Barriers to Physical Activity in People With MS (BarKA-MS)
Dr. Roman Gonzenbach
Dr. Jan Kool
2021 - 2022
Multiple sclerosis (MS) is a both severe and highly heterogeneous chronic health condition. Tailored treatment is therefore key to optimally support persons with MS. Daily-life symptomatology of MS differs substantially across individuals – and so do the digital traces left in activity data captured through passive sensing devices. Harnessing the potential of this rich and high-granular data, the present research explores the potential of deriving unique information about movement patterns and trajectories from such digital traces.
Multiple Sclerosis (MS) is a chronic inflammatory disease that leads to the demyelination of the central nervous system. Key symptoms of MS include restrictions in physical activity which increase over time and severely affect individuals’ quality of life. As such, promoting physical activity is at the core of MS treatment. Efforts to increase physical activity in persons with MS has yielded encouraging results in terms of decelerating disease progression and partial regeneration from MS symptoms. However, any improvements in daily activity levels and physical fitness that may be achieved are typically challenging to maintain in daily life as persons with MS face multiple barriers such as fatigue, a less structured environment, or time restrictions. The emergence of novel, real-life digital data sources, such as real-time passive physical activity sensing, has created novel avenues for monitoring chronic health conditions like MS over longer time periods with low participant-effort. This type of data represents a unique and untapped resource for personalization of treatment for optimal health outcomes.
The BarKA-MS project aims to capture daily-life and real-time physical activity patterns in persons with MS and further to determine the key factors limiting physical activity. Finally, a sub-goal of the project pertains to the validation of the consumer-grade sensing device ‘Fitbit Inspire HR’ for future research implementing this type of passive activity sensing methodology.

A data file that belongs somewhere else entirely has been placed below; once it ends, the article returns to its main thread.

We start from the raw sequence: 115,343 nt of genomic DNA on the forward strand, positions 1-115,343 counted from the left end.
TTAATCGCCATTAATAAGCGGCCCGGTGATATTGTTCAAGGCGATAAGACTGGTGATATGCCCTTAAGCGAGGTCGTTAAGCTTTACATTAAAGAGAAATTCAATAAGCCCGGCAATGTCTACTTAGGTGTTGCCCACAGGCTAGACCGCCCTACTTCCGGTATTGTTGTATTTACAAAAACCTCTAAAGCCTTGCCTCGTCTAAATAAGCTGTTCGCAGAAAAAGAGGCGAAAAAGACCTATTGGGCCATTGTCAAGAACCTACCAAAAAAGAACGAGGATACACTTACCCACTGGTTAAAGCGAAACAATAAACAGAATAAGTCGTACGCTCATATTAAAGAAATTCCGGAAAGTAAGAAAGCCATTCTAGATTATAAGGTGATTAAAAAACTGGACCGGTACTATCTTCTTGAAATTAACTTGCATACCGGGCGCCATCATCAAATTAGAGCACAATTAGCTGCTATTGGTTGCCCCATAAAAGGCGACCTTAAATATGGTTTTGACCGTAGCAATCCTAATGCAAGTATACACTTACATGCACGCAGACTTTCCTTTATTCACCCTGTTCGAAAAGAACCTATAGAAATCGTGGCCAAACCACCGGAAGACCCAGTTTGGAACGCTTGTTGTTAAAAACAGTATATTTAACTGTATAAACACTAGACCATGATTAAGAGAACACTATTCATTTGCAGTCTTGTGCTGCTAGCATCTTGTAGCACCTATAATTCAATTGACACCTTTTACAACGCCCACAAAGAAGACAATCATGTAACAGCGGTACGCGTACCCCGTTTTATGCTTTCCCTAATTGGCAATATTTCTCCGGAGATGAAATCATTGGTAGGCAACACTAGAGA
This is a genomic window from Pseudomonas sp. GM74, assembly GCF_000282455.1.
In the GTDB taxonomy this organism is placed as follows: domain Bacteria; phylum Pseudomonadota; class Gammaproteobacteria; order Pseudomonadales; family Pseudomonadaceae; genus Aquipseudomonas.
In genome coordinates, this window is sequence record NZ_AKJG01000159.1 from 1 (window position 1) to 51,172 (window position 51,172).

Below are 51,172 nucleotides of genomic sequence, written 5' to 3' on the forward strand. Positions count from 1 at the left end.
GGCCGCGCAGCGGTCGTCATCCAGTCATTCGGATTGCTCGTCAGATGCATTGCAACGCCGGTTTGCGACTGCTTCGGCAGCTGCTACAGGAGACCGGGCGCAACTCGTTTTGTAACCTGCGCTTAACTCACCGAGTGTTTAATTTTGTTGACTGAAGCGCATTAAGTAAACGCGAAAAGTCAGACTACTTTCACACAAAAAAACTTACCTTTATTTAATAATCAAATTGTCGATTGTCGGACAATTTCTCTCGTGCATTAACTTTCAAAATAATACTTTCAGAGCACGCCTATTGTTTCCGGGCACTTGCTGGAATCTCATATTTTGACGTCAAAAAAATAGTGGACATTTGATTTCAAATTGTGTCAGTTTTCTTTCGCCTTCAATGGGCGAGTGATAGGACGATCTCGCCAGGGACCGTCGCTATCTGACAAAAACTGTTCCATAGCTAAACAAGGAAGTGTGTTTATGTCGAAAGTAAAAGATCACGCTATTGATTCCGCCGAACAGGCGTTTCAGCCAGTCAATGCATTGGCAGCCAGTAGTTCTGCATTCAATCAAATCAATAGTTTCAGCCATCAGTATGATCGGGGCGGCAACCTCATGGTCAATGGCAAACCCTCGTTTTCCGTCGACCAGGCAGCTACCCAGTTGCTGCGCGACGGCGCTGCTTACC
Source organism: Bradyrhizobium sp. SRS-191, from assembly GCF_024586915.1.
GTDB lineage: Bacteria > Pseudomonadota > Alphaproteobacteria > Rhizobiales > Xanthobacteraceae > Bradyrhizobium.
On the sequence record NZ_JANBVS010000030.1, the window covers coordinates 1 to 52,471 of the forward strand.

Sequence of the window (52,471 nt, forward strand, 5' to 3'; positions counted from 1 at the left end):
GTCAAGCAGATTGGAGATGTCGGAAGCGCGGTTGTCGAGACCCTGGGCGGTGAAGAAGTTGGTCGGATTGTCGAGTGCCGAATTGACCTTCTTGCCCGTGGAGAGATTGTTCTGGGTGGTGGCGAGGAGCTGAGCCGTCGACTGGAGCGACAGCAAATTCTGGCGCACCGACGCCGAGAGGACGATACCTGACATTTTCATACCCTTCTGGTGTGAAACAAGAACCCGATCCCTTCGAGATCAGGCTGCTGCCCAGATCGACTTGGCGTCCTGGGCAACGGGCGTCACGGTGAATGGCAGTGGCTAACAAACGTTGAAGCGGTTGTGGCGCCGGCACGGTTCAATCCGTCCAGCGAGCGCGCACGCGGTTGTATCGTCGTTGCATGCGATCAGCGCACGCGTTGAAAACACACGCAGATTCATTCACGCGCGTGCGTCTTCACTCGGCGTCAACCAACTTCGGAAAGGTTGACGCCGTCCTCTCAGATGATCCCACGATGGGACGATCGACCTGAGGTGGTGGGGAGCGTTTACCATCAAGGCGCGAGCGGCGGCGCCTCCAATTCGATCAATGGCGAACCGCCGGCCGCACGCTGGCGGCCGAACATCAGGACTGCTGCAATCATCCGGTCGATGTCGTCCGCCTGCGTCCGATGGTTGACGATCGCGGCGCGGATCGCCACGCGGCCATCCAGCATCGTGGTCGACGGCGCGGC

The project examines 45 persons with MS who attend an inpatient rehabilitation stay at Kliniken Valens (recruitment completed; see Figure and https://clinicaltrials.gov/ct2/show/NCT04746807). Participants are equipped with a Fitbit Inspire HR activity tracker and followed for up to 8 weeks (2-4 weeks during rehabilitation and 4 weeks at home). Participants also complete a series of weekly questionnaires using an in-house developed, secure mobile health platform (Research Management Information System, RMIS, developed by the Digital and Mobile Health Group of Prof. von Wyl). Questionnaires tap key information concerning a person’s MS disease such as physical activity level as well as barriers to such activity, including pain, fatigue, and mental wellbeing. For the Fitbit validation study, participants wear an additional research-grade activity tracker (‘gold standard’) for two weeks in order to compare its activity assessments with those of the Fitbit.
Novel digital data sources
To capture daily-life physical activity patterns as well as qualitative perspectives, we leverage novel digital data sources (passive activity sensing data, textual data) through innovative analysis methods like time series analysis and natural language processing techniques.
Real-time activity monitoring
Monitoring key activity parameters in real time through passive sensing devices enables the assessment of high-resolution individual-level activity profiles whereby minimizing the required effort for participants.
Validation of activity sensing devices
Data quality of the consumer-grade, affordable sensing device (‘Fitbit Inspire HR’) is examined by its comparison with a research-grade activity tracker (‘Actigraph’).